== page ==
Brittany became the main base for the feudal aristocrats in the League of the Public Weal, an alliance founded by Charles the Bold to resist the centralisation of power in the king.

By 1488 the regime of Duke Francis had been severely weakened by conflict between his prime-minister Pierre Landais and a group of aristocrats led by the Prince of Orange John IV of Chalon-Arlay.

Landais was keen to strengthen ties with England.

His opponents secured French support for an armed incursion to overthrow and execute Landais in 1485, after which Jean de Rieux became de facto chief minister.

Francis was keen to secure the independence of Brittany and to construct a network of alliances to achieve that objective, offering the prospect of marriage to his daughter and heir Anne of Brittany to several possible allies.

Rebel lords from the League, notably Louis d'Orleans, had sought sanctuary in Brittany.

The French saw this as a violation of royal rights, and demanded the return of the lords, asserting that they had the right to take them by force if Francis refused.

THE BACKGROUND

Under the leadership of Louis II de la Trémoille, the French royal army had struck against Vannes and Fougères, controlling access to Brittany.

The French attempted to take control of the major strategic strongholds.

The Bretons had sought support from various rebel lords and opponents of expanding French power.

Alain d'Albret, a rebel lord, believing he would marry Anne, had reinforced the Breton army with 5,000 troops supplied by the king of Spain.

Maximilian I of Austria also sent 1,500 men.

Henry VII of England was also approached for support, but refused to send troops and instead attempted to negotiate a deal with the French to stop the invasion.

However the English knight Edward Woodville, Lord Scales, defied Henry and brought over a small force of 700 archers he had gathered from his base in the Isle of Wight.

The Bretons decided to give the impression that Henry had changed his mind and felt a large force of longbowmen, dressing 1,300 of their own francs-archers with the English red cross of St. George in place of their black crosses on their white livery and adding them to the troops of Lord Scales to create an advance guard of 2,000 men.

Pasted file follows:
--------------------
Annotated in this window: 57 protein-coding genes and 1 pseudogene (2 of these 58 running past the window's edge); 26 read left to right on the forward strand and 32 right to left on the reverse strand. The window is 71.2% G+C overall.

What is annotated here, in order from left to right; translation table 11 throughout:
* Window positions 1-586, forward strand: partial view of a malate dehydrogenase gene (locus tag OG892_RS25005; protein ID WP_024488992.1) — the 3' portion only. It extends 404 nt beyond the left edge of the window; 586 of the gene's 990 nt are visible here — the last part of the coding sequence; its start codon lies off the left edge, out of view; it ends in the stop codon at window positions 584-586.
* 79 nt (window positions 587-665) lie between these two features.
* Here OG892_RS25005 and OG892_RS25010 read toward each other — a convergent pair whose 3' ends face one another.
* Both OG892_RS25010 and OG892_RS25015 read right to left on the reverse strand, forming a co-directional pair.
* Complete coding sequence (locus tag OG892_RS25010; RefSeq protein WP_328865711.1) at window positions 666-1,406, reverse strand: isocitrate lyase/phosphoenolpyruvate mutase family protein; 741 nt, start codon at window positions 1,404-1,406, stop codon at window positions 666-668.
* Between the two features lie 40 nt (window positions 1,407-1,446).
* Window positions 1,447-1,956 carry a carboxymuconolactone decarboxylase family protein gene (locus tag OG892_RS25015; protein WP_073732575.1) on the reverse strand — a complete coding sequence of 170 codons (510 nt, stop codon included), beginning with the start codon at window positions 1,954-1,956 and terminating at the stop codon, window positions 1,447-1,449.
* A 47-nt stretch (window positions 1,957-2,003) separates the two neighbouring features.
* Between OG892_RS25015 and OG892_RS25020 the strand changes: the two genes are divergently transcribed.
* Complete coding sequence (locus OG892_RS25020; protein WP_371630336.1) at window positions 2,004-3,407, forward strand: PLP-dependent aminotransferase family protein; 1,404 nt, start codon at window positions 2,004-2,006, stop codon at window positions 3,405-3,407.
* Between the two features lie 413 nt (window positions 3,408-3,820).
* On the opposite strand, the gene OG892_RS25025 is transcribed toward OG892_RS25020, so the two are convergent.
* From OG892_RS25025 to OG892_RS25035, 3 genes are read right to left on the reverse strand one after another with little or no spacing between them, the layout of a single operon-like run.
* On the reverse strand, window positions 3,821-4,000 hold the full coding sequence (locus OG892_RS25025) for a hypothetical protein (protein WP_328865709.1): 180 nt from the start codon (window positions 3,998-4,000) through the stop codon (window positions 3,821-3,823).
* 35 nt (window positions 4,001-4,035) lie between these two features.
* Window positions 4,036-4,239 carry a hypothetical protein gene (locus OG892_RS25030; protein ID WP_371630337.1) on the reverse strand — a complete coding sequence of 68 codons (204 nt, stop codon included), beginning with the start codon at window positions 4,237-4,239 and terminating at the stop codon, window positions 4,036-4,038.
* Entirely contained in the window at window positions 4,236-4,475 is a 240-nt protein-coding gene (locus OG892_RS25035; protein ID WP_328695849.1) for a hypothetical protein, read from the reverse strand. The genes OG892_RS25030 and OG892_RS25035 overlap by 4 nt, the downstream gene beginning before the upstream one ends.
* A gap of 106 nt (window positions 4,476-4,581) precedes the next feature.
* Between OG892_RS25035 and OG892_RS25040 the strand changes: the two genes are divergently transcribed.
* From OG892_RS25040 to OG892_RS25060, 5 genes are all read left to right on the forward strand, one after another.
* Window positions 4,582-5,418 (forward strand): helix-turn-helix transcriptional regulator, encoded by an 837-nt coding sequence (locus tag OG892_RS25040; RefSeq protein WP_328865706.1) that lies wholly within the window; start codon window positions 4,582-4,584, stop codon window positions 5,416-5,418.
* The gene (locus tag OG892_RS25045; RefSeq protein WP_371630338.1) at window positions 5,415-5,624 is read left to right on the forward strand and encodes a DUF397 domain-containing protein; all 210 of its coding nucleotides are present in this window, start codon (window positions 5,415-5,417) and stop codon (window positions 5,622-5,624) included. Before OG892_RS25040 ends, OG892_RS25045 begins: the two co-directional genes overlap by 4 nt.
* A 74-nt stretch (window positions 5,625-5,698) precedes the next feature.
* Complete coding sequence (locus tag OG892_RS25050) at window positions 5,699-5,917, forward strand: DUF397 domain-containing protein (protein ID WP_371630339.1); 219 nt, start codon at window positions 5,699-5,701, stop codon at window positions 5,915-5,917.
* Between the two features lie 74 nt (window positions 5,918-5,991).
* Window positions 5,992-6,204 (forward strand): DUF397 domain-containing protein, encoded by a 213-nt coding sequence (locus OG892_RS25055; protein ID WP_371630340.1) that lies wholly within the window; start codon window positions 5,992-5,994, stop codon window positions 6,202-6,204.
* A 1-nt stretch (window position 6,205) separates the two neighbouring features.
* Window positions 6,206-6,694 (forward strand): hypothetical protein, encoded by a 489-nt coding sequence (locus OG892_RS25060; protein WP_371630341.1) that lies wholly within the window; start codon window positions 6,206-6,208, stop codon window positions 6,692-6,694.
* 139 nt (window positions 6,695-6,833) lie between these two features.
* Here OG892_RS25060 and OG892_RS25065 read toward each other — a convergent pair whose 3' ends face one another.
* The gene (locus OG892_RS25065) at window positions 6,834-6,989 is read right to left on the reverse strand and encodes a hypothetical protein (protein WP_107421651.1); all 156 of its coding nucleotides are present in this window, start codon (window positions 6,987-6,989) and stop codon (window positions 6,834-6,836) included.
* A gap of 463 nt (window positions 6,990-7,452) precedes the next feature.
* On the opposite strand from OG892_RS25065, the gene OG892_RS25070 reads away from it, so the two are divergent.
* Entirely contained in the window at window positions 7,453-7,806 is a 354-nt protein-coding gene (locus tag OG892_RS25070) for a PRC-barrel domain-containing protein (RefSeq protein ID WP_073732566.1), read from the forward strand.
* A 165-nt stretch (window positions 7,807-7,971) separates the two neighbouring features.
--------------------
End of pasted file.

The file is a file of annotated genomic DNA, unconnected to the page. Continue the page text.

Despite this concentration of forces the Breton alliance was still significantly outnumbered.

It was further weakened because Maximilian I was diverted by a rebellion in Flanders, which was being supported by Marshal de Esquerdes.

The Breton forces thus comprised a mix of local troops with Gascons, Germans, English longbowmen, and non-Breton aristocrats who were challenging royal power.

The French army included Swiss and Italian mercenaries, and also some pro-royal Breton noblemen.

It had the most powerful artillery of the era.

THE BATTLE

The Breton commander de Rieux positioned his forces on a ridge around a mile to the south of Mézières-sur-Couesnon.

French forces arrived at the field in disparate groups, with no idea that the Bretons were so close.

The Bretons initially had the advantage that the French were fragmented and not arrayed in battle order.

Lord Scales and de Rieux were in favour of a rapid attack on the French before they could manoeuvre into effective battle order, but d'Albret insisted on redeploying his troops.

As a result, de la Trémoille had time to place his army in a defensive formation.

The Breton vanguard under Lord Scales then led the attack in an arrow-head formation.

According to Jean Molinet, "the English archers showed great courage, for each of the opposing parties fought for victory."

Scales himself was apparently killed at some point in this stage of the battle.

Nevertheless, the French were forced to pull back, giving the archers a chance to attack the French lines, causing panic, which was stemmed by the French commanders.